If training must include a formal assessment, take a proactive approach to ensure that participants are confident, skilled, and ready to sit the exam. If they undergo regular review activities throughout the course and sit preparatory exams, most participants will accept even the most rigorous exam.
MYTH 4: An evaluation form is a measure of learning
When we were children, our parents taught us how to behave and treat the teachers at school. The teachers reinforced these lessons and shaped how adults tend to act in a learning environment.
A lesson from children
The myth of evaluation forms being a measure of learning can be illustrated by looking at just some of these lessons we were taught as children. Rarely do participants write anything other than good things about the trainer and the content of the course on the evaluation form. They leave a section blank when they have nothing flattering to write. It is because of these childhood lessons that evaluation forms are often accurately called ‘smile sheets.’
What Are Evaluation Forms Expected to Measure?
In organizations across the world, evaluation forms are used to measure the trainer’s competence, the course content, and how much learning has taken place. In reality, evaluation forms generally evaluate the training course’s execution, administration, trainer, and content presented, but they do not and cannot measure learning.
If Evaluation Forms Don’t Measure Learning, What Does?
Only review activities run at regular intervals throughout the training course, and post-course measures have a chance at measuring what participants have learned.
Review activities can measure what participants know at the time of learning. If there are gaps in the knowledge, the participant and trainer can work together to fill those gaps. Reviews also measure the readiness of the participant to apply their learning.
The outcome of review activities can provide valuable data against which participants and trainers can be measured. The data they provide needs to be combined with other information to compile a complete picture of competence.
A Place for Evaluation Forms
Evaluation forms are evidence of attendance and a first-line general opinion of how the course went for participants. Simply combining the results of review activities with those of evaluation forms is a step in the right direction for creating valuable information for participants, trainers, and the organization. However, nothing takes the place of gathering accurate learning analytics when measuring before, during, and after the learning program.
MYTH 5: There’s no time left for reviews
A time-bound trainer who feels the need to get through lots of content and finish on time will be tempted to drop reviews from a course.
As far as time goes, review activities are self-accommodating. Time taken to run the review leads to a faster pace of learning. It does not add to the training day but is rather absorbed into the day. The learning pace quickens because of the social proof operating in the training room, the high level of confidence in the participants, and the usefulness or relevance of the material being learned.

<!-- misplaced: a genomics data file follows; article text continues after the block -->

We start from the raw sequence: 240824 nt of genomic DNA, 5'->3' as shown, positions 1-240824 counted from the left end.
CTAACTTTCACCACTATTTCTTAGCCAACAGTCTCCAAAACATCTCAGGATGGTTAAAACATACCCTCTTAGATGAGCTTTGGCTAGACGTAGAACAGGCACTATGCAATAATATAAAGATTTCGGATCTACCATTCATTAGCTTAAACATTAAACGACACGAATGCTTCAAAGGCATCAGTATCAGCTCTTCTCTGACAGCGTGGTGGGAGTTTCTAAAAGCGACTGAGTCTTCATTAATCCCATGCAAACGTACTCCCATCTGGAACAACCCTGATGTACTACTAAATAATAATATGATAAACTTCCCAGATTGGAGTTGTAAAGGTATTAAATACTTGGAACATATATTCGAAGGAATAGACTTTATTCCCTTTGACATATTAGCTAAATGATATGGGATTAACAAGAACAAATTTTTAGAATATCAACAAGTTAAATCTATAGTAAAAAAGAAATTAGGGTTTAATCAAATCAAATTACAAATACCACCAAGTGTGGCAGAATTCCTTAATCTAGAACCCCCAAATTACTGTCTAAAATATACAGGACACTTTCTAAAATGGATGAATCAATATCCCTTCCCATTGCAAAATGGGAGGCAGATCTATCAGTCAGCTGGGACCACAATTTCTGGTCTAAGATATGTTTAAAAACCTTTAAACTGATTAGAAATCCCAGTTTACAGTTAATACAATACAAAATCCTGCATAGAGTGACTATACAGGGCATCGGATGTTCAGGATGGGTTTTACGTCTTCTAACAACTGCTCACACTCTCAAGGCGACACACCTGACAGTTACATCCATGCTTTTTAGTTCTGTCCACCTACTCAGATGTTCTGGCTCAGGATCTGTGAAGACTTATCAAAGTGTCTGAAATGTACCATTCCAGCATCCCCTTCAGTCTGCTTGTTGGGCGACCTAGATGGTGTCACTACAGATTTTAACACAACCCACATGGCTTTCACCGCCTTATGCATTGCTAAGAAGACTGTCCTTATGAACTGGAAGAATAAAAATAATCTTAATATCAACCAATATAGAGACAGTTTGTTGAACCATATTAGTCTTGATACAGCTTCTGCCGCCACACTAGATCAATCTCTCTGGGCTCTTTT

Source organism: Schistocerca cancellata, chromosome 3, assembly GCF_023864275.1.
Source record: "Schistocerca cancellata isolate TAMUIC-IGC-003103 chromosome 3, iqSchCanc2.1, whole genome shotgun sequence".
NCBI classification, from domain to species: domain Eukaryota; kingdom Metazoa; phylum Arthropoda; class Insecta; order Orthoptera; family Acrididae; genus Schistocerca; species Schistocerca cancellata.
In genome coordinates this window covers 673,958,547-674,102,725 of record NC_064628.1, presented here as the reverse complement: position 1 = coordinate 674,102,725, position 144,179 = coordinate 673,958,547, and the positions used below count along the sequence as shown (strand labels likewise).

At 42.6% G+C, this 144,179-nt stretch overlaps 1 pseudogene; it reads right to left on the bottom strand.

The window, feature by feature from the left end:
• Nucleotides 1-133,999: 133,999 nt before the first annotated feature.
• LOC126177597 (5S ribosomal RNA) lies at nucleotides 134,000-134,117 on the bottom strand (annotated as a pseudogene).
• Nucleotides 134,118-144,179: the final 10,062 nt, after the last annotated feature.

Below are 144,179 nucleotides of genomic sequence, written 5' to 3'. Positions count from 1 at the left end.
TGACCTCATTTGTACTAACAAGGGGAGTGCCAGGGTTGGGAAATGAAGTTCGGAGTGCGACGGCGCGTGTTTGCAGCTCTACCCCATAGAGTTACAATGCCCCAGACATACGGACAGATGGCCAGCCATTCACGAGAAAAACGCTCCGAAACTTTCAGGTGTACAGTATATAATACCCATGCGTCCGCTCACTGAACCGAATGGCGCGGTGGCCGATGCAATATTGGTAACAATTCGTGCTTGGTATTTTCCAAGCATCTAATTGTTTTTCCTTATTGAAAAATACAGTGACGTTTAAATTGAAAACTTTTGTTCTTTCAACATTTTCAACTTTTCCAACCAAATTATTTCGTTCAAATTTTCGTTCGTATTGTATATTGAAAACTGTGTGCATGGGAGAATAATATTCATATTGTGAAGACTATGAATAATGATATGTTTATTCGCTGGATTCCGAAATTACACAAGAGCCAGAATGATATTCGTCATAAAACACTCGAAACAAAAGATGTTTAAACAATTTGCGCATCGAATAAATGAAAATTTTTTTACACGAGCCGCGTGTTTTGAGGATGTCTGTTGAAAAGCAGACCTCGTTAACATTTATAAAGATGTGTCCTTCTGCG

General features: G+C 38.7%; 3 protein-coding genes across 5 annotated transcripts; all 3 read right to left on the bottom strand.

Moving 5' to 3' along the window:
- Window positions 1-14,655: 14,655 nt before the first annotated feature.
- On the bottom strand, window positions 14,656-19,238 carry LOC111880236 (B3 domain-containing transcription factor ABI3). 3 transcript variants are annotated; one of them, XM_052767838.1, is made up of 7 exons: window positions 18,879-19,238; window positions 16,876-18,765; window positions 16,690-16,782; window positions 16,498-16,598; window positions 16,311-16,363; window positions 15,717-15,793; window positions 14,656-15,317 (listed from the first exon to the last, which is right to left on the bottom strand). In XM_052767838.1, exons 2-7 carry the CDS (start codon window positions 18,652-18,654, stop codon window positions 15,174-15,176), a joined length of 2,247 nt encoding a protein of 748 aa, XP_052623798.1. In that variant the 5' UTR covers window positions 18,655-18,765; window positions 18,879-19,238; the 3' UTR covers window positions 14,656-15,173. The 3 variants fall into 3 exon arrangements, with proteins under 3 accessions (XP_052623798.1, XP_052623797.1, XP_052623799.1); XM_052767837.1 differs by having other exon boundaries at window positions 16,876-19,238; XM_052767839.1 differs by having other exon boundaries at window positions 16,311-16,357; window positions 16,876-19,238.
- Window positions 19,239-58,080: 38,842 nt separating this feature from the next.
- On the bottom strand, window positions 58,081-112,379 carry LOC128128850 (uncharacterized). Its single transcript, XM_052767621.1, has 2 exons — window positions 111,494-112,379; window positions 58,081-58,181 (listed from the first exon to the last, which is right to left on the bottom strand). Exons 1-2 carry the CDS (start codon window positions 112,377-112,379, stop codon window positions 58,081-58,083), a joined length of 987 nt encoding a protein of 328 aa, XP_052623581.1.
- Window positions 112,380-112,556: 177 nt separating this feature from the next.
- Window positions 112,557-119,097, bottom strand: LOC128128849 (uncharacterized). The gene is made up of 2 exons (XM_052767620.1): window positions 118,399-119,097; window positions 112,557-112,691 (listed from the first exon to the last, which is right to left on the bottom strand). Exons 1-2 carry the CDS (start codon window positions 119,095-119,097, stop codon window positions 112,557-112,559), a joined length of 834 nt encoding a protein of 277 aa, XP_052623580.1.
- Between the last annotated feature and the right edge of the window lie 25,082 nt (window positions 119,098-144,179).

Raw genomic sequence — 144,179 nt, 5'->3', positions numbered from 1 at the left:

As professional trainers, our goal is that participants know 100%, or close to it, of all the topics covered by the end of a training course. The only way we know, this is to see evidence of it for ourselves, and the outcome of review activities helps us to know they know.
However, there comes a time when we have to choose content versus knowing they know. We have a certain amount of training content to cover, and learning objectives reflect this expectation.
What’s essential for a trainer is to ensure the learner is confident and able to apply the material taught and to avoid cramming in more content, to say everything is done.
What if you get behind schedule?
If you are ever behind time, drop content before dropping a review activity. Participants should be confident and ready to apply everything you have taught them than be confused and overwhelmed by a mass of content and no opportunity to check understanding. Leaving training confused could affect them applying the learning they were once confident with.
A Final Note on Myth 5
The bottom line is – you don’t have time not to have time for review activities!
If your purpose is to have confident participants ready to apply their learning, you should create time. If you are conducting a content-rich course that doesn’t have review activities, you can add them to your course without scheduling additional time.
Measuring learning is not a ‘smile sheet’ distributed to participants at the end of a learning program. Undertaking analytics on the learning progression of a participant looks simple, however there are a myriad of underlying complexities.
As learning and development professionals, let’s collectively squash these five myths and focus on developing learning programs that deliver results and providing key stakeholders with metrics that matter.
ID9 Intelligent Design powers learning programs with pre-, during and post-course activities that form the basis of learning analytics. When partnered with the AI-driven platform ID9 IMPACT, organizations can confidently and accurately measure learning for individual participants, groups, teams, or an entire learning curriculum.